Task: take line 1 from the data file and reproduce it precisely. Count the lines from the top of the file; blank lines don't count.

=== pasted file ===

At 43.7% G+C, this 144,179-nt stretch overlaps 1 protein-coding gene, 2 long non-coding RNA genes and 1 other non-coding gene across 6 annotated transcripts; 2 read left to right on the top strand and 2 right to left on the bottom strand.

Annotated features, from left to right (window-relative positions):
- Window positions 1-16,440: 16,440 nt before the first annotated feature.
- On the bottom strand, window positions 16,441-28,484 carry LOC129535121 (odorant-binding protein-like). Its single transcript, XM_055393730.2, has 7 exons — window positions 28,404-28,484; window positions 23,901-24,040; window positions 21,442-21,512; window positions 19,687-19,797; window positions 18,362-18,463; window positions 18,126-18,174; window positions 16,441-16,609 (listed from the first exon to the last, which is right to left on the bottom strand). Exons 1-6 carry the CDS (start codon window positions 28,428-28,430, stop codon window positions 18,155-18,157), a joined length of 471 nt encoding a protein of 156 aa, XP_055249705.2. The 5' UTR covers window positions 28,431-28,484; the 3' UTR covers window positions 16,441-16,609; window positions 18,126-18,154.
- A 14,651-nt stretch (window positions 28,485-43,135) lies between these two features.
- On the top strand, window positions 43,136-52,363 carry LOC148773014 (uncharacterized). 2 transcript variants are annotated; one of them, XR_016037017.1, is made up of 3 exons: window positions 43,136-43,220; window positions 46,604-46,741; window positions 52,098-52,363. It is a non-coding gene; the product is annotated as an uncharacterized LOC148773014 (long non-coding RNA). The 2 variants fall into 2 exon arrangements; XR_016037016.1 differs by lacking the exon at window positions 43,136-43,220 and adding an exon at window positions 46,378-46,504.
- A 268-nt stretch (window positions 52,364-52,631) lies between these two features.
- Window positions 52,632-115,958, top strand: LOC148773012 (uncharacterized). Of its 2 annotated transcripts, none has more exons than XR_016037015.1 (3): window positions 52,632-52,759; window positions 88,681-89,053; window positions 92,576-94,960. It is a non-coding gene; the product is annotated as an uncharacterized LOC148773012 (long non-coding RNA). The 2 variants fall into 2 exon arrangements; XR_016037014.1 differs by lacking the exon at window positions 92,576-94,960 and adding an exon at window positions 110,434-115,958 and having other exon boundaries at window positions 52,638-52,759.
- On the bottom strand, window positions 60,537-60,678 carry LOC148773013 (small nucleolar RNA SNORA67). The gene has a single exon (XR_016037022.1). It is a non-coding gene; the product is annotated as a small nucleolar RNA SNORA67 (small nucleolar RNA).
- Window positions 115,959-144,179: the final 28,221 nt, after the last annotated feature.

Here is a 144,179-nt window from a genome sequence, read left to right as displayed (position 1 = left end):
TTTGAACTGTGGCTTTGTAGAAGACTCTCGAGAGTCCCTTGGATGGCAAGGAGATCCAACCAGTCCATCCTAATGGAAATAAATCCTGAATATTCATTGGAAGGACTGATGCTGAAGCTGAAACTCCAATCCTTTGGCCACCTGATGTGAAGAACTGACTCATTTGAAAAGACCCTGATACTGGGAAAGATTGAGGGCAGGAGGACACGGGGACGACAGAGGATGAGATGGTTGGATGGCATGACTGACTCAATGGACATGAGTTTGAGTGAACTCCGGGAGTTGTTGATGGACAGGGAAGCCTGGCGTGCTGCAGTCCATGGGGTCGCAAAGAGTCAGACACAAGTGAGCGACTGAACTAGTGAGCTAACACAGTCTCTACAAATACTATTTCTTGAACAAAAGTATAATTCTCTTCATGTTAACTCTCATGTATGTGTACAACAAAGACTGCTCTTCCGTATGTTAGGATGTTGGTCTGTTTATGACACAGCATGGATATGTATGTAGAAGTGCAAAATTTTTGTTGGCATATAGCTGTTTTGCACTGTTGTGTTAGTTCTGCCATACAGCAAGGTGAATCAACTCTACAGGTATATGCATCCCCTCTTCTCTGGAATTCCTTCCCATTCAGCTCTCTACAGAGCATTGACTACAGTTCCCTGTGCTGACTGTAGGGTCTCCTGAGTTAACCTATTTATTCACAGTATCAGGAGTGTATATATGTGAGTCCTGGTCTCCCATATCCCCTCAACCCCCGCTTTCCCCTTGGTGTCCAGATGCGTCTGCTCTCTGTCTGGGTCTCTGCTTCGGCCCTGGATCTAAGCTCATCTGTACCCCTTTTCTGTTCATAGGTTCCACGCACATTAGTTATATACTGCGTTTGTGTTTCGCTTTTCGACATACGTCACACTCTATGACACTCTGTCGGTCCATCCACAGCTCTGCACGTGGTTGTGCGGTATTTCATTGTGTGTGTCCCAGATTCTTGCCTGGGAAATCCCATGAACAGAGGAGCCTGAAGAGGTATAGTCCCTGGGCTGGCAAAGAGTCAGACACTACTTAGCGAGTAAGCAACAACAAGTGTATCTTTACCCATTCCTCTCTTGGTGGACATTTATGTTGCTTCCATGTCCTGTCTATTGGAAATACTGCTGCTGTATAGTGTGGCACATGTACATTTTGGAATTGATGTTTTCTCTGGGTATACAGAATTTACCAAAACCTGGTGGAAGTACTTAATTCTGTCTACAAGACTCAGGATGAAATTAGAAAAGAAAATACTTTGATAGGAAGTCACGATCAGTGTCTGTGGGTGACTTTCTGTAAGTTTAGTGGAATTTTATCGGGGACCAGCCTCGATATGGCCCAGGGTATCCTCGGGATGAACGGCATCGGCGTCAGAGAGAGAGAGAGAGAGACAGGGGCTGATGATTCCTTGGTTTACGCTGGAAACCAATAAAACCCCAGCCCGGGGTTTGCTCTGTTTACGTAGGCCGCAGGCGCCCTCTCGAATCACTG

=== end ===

At 43.7% G+C, this 144,179-nt stretch overlaps 1 protein-coding gene, 2 long non-coding RNA genes and 1 other non-coding gene across 6 annotated transcripts; 2 read left to right on the top strand and 2 right to left on the bottom strand.